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Figure 1: The Anaerobic Oxidation of Methane (AOM) is shallower in the more intense seep area of the mud volcano as indicated by the depth of the Sulfate-Methane Transition Zone (SMTZ, in grey) in which methane concentration decreases and d13C-CH4 increases upward (A) while sulphate and hydrogen sulphide (H2S) concentrations decrease and increase, respectively, downward (B).   The concentrations of ethane and propane are higher in the most active centre than where seepage is less intense and they can be biodegraded (C). Authigenic carbonates precipitate from 13C-depleted bicarbonate produced by AOM (D).  Diagnostic biomarkers for sulphate-reducing bacteria and Anaerobic Methane Oxidizers (“ANME”) increase in the SMTZ (E).  Modified after Nuzzo et al. (2012).

If the seeping gases have a thermal origin, they might be enriched in liquid hydrocarbons whether because they constitute a highly mature gas condensate or because they have “stripped” compounds from oils they came in contact with during migration. This is recognised by the increasing and anomalous presence of mature hydrocarbons mixed with the immature compounds of the in-situ sedimentary OM close to the (focussed) seepage locations (Figure 2). 

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Figure 2: Distribution of n-alkanes, pristane and phytane shown on m/z 157 traces (Left) and of terpanes (hopanes) shown on the m/z 191 traces (Right). (A) Most intense seepage location (CAMV), with a predominance of mature hydrocarbons. (B) Mixed immature and mature signatures. (C) Predominance of immature hydrocarbons in the least intense seep.  Modified after Nuzzo et al. (2009).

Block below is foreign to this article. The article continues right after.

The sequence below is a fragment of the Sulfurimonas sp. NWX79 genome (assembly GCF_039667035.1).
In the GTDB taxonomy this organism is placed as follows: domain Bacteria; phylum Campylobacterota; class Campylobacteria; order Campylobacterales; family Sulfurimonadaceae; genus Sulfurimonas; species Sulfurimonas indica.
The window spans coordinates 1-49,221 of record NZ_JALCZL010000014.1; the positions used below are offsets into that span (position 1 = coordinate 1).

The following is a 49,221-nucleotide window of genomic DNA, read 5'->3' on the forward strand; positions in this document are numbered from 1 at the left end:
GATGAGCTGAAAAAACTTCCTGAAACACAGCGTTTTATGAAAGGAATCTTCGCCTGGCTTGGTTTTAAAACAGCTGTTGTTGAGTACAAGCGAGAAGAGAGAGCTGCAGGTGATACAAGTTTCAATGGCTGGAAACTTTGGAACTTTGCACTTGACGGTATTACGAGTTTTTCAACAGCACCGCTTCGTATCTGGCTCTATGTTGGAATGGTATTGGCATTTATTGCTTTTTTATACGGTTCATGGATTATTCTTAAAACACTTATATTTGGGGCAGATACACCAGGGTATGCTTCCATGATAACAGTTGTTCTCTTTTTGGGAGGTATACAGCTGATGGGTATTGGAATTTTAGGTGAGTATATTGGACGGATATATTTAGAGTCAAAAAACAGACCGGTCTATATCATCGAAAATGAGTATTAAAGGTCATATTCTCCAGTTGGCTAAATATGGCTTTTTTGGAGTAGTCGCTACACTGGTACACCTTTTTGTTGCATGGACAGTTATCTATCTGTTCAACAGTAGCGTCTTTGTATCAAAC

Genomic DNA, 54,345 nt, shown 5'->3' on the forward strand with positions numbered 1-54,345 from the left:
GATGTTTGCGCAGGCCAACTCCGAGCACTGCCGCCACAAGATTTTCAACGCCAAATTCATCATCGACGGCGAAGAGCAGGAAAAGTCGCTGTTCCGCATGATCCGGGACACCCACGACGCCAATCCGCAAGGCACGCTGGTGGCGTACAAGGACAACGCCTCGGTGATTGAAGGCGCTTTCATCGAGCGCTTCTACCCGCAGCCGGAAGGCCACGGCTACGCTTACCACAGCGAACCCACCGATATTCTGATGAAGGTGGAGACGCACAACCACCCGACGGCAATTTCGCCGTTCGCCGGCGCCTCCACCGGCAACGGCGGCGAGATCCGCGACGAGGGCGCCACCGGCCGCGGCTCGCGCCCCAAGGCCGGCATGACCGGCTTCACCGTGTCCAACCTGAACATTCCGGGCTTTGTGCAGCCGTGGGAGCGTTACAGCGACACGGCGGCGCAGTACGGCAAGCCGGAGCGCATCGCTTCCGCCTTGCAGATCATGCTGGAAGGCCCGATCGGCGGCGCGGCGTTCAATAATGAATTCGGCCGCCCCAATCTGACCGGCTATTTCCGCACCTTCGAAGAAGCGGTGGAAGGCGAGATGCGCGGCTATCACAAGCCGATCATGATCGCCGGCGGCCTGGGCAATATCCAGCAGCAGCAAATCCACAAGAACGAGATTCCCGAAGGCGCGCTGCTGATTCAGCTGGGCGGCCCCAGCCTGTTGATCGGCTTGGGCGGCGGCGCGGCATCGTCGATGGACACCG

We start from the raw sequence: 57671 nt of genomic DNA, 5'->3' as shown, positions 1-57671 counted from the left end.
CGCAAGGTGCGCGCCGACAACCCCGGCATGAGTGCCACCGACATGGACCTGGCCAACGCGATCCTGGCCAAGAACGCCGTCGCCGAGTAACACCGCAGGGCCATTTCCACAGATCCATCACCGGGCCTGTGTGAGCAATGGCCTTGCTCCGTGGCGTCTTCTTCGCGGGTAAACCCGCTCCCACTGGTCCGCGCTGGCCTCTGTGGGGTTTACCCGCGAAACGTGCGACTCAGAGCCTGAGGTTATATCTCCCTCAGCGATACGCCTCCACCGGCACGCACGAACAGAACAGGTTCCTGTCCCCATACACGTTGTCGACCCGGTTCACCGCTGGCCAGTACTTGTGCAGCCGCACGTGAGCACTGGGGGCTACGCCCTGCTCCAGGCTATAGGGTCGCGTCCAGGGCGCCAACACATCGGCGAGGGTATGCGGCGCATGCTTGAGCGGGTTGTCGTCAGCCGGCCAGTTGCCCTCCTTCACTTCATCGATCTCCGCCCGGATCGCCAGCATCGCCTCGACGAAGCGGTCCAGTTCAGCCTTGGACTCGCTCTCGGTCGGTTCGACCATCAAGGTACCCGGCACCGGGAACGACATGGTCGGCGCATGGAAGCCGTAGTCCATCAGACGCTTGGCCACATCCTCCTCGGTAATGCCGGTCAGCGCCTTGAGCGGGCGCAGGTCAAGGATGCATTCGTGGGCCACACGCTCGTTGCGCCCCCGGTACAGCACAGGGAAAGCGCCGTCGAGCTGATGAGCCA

Geochemical surveys for seepage and micro-seepage of hydrocarbon fluids in shallow sub-surface marine sediments are often performed using piston or gravity cores about 4 to 10 m long. These are relatively rapid and cost-effective coring techniques, and a survey can involve the collection of a large number of cores distributed over the area of interest. Upon recovery, the core liners are usually immediately cut in half, and sediment plugs collected at one or, preferably, several depths. A sediment plug is used to measure porewater gas concentrations by headspace equilibration. Another sample is collected for extraction in organic solvents and analysis of the biomarker composition of the extracted organic matter. Plastics are a major contaminant and these samples should be collected with clean metal spoons (for example) and stored in sealed furnaced glass jars. Other samples are collected for miscellaneous analyses such as total organic and inorganic carbon contents (TOC and TIC, respectively). Organic geochemistry analyses of main interest include the molecular and stable isotope composition of headspace gases, concentrations of gasoline-range hydrocarbons (e.g. by thermal extraction), and the distribution and concentrations of saturated and aromatic biomarkers.


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Nuzzo, M., Elvert, M., Schmidt, M., Scholz, F., Reitz, A., Hinrichs, K.-U., Hensen, C., 2012. Impact of hot fluid advection on hydrocarbon gas production and seepage in mud volcano sediments of thick Cenozoic deltas. Earth and Planetary Science Letters341–344, 139-157.